With several posts over the last few days, Crystal has created a lot of interesting discussion on her blog regarding day care as a parenting option. Countless variables influence the wellbeing and happiness of any individual child. Therefore, I do not believe in black-and-white, one-size-fits-all conclusions about proper childcare.
Any parent would agree (I am sure) that the wellbeing and happiness of one's children are of the utmost importance. There is, however, nothing wrong with trying to achieve what is best for both the children and their mother. For some mothers, staying at home is not what is best. The small possibility that my (hypothetical) children might develop greater aggression or a weakened maternal bond as a result of day care does not necessarily outweigh the importance of my vocation as an attorney -- particularly since involved parenting can significantly decrease those risks.
Maybe, this is a selfish view. But I don't have a problem with some degree of parental selfishness when appropriate. All too often mothers are expected to sacrifice every fiber of their being for their children when the situation does not call for it. For example, a mother may be willing to die to protect her child's life. The same mother may be unwilling to give up a career she loves just because some studies show that day care may not be perfectly ideal (especially since other variables like parental warmth and involvement can overcome these risks). I would not call that mother unreasonably selfish; I would say that mother struck a sensible balance between her needs and her child's. Whether such a balance is fair to the child will vary depending on the individual situation, but there are also times when too much maternal sacrifice can be a terrible burden on a child. I guess what I am trying to say that it is wrong to fault mothers who consider their own needs as well as their chidlren's.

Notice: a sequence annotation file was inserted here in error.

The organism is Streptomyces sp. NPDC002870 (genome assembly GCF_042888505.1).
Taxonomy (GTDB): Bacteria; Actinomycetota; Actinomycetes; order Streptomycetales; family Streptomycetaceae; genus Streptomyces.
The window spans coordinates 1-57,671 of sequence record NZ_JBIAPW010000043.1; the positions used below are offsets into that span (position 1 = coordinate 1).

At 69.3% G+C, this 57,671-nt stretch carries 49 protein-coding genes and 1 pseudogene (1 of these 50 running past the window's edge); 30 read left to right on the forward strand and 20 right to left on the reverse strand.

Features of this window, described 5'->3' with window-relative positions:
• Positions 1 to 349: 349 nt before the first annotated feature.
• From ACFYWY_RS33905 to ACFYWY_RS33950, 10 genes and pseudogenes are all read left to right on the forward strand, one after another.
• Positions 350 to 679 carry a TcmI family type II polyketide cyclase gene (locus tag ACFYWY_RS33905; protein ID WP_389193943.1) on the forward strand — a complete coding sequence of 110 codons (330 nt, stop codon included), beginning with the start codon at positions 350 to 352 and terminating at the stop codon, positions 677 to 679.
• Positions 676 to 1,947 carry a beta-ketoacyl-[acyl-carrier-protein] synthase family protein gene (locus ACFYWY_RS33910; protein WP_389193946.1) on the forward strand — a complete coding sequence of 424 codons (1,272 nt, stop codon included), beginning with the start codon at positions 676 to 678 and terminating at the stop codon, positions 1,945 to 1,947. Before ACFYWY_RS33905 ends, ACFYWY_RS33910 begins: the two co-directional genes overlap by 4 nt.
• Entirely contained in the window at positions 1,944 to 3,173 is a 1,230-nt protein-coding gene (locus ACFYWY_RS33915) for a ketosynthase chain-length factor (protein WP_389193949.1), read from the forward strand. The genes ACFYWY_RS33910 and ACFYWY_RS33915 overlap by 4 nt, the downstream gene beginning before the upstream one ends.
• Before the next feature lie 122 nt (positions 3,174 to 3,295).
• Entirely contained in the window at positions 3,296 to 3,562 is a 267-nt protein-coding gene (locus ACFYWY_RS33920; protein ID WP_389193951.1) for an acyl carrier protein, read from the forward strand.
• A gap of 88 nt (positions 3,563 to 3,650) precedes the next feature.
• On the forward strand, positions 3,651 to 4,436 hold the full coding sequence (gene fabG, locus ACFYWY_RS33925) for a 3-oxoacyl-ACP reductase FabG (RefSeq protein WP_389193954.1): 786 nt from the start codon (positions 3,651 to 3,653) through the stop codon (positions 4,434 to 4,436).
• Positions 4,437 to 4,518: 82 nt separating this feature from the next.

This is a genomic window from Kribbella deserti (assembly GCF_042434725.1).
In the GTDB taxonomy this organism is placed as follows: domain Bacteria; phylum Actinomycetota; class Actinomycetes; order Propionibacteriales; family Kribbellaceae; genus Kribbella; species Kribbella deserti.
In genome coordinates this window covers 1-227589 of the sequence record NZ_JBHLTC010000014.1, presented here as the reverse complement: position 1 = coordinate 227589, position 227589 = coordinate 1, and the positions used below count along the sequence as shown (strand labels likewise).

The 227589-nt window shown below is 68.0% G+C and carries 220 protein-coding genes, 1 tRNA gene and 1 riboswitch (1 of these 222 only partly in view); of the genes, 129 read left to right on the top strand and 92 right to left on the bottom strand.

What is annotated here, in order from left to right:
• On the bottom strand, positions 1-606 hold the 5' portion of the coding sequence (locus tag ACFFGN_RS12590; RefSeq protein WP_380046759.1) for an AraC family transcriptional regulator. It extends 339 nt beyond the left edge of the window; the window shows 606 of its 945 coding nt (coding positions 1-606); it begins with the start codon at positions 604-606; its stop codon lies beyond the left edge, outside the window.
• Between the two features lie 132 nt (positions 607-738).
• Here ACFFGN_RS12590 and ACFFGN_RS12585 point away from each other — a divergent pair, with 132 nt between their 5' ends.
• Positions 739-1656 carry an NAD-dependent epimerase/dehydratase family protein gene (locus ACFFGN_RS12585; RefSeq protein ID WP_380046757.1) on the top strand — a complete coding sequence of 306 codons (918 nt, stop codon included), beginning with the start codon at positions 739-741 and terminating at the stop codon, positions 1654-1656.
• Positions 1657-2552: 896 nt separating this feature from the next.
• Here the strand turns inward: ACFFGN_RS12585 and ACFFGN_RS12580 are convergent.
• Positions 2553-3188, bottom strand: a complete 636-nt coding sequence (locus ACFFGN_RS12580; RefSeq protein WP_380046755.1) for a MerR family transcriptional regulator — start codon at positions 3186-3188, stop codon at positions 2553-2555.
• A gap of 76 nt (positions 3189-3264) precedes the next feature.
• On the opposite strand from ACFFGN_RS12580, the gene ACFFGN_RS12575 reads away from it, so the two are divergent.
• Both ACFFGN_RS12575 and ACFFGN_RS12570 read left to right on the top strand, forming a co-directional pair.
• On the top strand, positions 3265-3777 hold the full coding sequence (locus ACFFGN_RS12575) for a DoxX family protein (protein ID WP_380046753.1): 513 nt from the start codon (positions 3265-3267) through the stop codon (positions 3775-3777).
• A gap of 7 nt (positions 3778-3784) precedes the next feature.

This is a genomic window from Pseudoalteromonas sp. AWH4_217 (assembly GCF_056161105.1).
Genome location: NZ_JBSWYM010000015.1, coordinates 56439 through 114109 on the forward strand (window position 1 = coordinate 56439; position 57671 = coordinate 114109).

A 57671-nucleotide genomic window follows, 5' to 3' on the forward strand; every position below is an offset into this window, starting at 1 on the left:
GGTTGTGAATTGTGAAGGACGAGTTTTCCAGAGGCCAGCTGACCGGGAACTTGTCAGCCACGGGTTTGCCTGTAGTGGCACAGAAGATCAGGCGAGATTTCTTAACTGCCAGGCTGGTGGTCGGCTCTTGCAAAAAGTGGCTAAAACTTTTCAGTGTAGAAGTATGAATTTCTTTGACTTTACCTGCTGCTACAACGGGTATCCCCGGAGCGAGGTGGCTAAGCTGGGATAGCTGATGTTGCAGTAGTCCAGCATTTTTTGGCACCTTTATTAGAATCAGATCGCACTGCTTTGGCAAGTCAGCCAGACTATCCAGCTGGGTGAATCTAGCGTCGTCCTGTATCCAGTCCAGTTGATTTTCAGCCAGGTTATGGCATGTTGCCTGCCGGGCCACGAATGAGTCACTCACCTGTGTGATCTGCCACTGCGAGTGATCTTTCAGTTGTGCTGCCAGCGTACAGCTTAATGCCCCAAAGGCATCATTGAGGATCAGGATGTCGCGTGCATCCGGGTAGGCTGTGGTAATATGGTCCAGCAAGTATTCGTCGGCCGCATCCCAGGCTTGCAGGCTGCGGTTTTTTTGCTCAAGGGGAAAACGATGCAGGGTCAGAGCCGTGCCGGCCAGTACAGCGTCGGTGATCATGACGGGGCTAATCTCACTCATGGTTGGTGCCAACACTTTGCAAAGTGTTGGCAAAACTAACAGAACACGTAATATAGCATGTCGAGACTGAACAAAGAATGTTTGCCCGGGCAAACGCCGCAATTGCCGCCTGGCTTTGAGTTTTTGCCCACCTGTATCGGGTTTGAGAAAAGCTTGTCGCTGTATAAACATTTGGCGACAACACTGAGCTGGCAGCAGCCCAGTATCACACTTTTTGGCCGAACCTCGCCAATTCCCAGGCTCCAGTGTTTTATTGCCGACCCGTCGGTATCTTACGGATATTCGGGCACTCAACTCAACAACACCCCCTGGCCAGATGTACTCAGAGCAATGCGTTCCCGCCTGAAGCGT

The most balanced article I found is called The Mommy Wars: Why Feminists and Conservative Just Don't Get Modern Motherhood by Cathy Young at Reason On-line. She trashes BOTH feminists and conservatives for distorting the research and points out the plethora of choices out there (including a nice shout-out to stay-at-home dads). She also discusses the history of child care, which did not necessarily include constant attention to children. I don't buy Young's typically libertarian view that market forces will adjust to provide even more child care options, but the article seems to be a tremendous source of information.
Personal note: I benefited enormously from the attention I got from my stay-at-home mom. She re-entered the work force when I was ten. I missed her but I was also thrilled for her-- and thrilled for myself, since it provided me an example of another option for women.